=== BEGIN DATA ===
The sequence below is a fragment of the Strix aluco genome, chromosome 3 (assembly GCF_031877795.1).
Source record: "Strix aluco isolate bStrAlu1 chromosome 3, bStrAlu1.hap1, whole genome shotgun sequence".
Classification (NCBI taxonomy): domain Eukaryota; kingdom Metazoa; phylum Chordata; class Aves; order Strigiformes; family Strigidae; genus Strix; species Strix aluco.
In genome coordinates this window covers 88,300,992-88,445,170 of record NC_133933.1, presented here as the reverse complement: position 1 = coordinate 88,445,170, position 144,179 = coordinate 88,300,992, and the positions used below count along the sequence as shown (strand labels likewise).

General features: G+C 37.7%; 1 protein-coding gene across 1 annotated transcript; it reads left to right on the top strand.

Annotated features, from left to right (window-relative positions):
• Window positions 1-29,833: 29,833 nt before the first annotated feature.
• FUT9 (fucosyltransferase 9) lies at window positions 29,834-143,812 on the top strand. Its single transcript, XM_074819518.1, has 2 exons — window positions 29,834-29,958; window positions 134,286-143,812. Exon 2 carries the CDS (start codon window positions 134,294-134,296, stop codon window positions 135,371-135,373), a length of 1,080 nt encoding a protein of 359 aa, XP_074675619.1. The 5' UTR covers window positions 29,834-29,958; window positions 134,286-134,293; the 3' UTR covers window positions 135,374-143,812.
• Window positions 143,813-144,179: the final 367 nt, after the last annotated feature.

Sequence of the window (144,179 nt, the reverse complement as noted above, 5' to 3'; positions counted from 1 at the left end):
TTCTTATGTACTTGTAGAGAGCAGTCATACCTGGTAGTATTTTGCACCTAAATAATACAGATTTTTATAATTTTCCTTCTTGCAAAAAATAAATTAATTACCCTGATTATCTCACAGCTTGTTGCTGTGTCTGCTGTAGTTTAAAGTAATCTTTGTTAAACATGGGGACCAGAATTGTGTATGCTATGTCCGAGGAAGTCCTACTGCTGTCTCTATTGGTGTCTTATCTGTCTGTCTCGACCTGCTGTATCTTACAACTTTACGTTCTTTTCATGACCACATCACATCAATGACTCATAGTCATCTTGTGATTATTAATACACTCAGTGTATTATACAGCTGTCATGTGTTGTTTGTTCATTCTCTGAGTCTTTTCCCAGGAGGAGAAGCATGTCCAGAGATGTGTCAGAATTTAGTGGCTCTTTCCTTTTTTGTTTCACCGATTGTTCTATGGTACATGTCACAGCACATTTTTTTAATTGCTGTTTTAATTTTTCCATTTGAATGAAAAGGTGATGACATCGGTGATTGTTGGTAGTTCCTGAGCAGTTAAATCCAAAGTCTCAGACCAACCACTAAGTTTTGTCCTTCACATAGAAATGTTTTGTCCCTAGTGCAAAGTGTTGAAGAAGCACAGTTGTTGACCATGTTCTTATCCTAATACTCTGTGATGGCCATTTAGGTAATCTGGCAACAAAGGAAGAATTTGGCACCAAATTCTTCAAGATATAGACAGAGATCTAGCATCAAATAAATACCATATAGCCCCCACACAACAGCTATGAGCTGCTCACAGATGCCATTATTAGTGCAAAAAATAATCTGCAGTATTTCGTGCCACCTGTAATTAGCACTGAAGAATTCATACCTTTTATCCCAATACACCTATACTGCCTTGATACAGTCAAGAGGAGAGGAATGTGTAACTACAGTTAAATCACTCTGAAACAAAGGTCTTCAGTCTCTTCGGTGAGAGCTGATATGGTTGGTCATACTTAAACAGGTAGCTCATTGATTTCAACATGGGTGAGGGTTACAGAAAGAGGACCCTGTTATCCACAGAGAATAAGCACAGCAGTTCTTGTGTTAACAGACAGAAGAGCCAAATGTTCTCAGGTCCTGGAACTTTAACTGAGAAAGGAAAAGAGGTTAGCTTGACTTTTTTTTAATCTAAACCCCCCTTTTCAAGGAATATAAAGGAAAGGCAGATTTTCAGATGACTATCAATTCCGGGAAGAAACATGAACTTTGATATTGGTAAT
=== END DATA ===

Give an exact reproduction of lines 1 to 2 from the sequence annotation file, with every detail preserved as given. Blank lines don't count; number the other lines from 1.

The sequence below is a fragment of the Strix aluco genome, chromosome 3 (assembly GCF_031877795.1).
Source record: "Strix aluco isolate bStrAlu1 chromosome 3, bStrAlu1.hap1, whole genome shotgun sequence".